"That's a pretty significant number," McKenna said.

Although tourism is ROOST's main focus, McKenna said the group supports climate change prevention and has engaged in eco-friendly promotions.

"We were talking about climate change in the early 2000s," McKenna said. "We used to have this deal that if people drove a hybrid or an electric car, they could stop into the Olympic Center and get a gold medal. We gave away quite a lot of medals back then."

As climate changes, the way outdoor businesses are run has to change, too.

Two of the more popular recreational attractions in the Adirondack Park are the Whiteface Mountain and Mount Van Hoevenberg Cross Country ski centers in Wilmington and Lake Placid, respectively. Both are operated by the state Olympic Regional Development Authority.

Whiteface has 25 miles of alpine trails with snowmaking capabilities all throughout. About every 100 feet or so, there are air and water lines that feed into snow guns. The water is pumped from the nearby West Branch of the AuSable River. The nordic center at Mount Van Hoevenberg doesn't have irrigation systems. Instead, it uses the Snow Factory, a heavy-duty snowmaking machine capable of converting 11 gallons of water into snow per minute. The snow - which can be made when the temperature is above freezing -is thrown into one pile and then trucked to the trails.

In a previous interview, Whiteface General Manager Aaron Kellet said sometimes the ski centers can't rely on Mother Nature to provide the mountains with enough snow, so they have to maintain their snowmaking operations. The man-made snow allows for a longer season at both ski centers.

ORDA is also making renovations to the Olympic Jumping Complex in Lake Placid. For years, the ski jumps haven't been up to international standards, part of the reason being the in-tracks don't have a cooling system, or ice tracks. They've traditionally relied on natural snowfall. In a previous interview, homegrown jumper, Olympic medalist and USA Nordic Executive Director Billy Demong said the tracks need to be cold and slick enough for jumpers to compete.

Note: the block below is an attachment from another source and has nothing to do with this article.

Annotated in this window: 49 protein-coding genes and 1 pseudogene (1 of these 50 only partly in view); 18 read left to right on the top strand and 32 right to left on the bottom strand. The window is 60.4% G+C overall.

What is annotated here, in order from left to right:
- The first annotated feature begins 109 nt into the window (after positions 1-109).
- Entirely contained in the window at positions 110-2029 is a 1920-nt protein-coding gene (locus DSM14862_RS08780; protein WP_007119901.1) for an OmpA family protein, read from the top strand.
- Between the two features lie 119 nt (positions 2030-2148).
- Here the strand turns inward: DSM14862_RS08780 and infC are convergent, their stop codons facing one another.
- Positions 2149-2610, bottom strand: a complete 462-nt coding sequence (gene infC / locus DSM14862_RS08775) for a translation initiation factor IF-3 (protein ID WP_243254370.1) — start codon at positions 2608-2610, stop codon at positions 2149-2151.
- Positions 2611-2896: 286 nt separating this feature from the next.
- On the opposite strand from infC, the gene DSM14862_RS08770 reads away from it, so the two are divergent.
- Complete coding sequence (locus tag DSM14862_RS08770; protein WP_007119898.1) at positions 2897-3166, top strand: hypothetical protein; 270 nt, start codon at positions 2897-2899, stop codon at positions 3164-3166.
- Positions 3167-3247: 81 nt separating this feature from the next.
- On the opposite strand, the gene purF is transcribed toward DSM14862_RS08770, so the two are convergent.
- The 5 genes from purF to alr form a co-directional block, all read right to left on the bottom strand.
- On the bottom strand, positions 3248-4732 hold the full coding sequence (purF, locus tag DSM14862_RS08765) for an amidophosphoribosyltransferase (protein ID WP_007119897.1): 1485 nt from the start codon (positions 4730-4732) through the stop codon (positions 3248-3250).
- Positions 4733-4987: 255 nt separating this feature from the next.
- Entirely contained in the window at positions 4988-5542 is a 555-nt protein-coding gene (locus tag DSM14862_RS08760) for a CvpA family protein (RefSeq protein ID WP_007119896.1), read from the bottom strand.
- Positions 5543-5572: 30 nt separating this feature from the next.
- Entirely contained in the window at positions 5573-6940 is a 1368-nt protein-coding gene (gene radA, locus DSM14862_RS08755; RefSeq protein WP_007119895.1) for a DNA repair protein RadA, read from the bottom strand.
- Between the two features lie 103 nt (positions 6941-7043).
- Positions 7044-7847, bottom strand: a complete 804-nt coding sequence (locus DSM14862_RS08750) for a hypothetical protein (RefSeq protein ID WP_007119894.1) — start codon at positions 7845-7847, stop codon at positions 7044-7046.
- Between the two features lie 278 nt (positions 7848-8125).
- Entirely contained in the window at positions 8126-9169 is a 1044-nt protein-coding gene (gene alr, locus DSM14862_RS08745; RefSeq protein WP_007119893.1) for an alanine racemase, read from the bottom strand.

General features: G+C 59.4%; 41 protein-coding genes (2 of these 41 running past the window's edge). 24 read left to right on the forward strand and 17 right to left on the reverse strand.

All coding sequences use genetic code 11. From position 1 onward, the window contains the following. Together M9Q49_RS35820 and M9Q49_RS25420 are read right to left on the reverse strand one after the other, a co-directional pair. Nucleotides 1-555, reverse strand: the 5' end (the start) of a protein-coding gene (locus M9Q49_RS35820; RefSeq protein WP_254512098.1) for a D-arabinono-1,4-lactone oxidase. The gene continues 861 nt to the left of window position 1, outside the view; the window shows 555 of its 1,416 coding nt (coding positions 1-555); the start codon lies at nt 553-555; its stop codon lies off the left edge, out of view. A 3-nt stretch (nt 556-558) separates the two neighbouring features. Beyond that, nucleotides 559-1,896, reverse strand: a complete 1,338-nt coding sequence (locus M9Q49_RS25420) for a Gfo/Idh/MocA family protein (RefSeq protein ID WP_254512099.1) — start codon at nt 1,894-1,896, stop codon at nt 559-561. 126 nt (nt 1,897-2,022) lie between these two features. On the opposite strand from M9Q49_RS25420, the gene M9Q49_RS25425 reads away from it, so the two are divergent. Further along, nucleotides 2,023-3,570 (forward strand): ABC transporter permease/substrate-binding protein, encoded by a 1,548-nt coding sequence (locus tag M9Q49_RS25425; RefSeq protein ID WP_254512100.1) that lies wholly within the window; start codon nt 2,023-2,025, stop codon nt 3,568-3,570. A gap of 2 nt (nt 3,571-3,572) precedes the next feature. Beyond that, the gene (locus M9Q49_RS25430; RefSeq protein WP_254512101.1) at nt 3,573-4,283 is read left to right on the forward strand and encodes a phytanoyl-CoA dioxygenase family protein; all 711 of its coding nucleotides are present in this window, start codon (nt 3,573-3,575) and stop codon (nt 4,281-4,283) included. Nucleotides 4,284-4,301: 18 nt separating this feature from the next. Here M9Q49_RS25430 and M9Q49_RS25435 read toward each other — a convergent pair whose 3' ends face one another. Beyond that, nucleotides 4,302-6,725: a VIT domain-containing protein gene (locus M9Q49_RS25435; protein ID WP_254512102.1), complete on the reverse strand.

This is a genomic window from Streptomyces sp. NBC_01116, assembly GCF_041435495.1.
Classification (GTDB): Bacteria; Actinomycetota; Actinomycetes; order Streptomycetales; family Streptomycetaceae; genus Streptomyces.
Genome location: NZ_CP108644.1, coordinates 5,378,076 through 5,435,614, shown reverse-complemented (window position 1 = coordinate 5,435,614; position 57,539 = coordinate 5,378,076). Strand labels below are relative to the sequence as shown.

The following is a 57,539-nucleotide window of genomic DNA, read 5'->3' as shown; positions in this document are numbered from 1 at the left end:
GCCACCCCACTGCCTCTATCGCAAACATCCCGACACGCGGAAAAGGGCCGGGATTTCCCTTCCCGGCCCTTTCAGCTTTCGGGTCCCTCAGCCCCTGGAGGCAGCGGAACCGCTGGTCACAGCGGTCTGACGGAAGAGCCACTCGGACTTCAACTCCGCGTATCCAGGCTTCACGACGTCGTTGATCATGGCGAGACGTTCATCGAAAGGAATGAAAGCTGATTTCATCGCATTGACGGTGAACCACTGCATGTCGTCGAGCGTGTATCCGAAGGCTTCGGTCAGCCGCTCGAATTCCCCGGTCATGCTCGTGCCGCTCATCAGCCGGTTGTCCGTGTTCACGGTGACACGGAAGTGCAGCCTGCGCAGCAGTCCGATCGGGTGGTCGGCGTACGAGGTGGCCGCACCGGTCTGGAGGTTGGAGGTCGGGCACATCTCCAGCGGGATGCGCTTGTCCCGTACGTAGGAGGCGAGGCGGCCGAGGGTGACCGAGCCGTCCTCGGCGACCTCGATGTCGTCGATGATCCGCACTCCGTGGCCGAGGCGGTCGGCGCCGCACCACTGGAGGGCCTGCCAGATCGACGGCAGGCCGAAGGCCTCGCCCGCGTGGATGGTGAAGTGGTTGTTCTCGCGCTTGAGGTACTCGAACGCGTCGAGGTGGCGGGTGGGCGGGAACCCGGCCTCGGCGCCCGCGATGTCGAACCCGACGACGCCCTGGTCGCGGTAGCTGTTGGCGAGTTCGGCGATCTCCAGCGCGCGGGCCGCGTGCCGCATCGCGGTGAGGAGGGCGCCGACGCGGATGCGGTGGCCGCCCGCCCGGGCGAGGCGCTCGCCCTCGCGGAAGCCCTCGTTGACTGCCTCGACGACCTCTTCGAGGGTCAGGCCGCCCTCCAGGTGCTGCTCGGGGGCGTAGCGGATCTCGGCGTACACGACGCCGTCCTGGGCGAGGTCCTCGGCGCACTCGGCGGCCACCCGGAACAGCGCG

"On a snow track, if it becomes 50 degrees overnight or it rains," Demong said, "all that snow will melt. Ice tracks create a much more friction-free surface at a variety of temperatures, and there aren't as many varying snows or bumps."

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Politics

As far as solutions, Gibson and Adirondack Wild think awareness is paramount.

"I think bringing it to public attention is key," Gibson said. "We comment and testify on the issues such as the Boreas Ponds Tract. When evaluating the High Peaks or any surrounding area, we ask has the state factored in climate change on the trails that they're planning to build and maintain. We're always trying to challenge the DEC."

On the same note, Gibson said there is a lack of political will across the board to help the environment.

"I think the governor and the state are well aware of climate change, but they tend to respond in a reactive way; sometimes it's proactive, but not often. I think that consistency of knowledge is very, very critical. U.S. Congress has yet to take action on climate change in recent years. (U.S. Rep.) Elise Stefanik is key to this, as well as her colleagues and the Senate. While she's not a denier, she used to be a leader and more vocal. She's a young person who understands the threat. Many young people and New Yorkers are concerned by this. It's their world."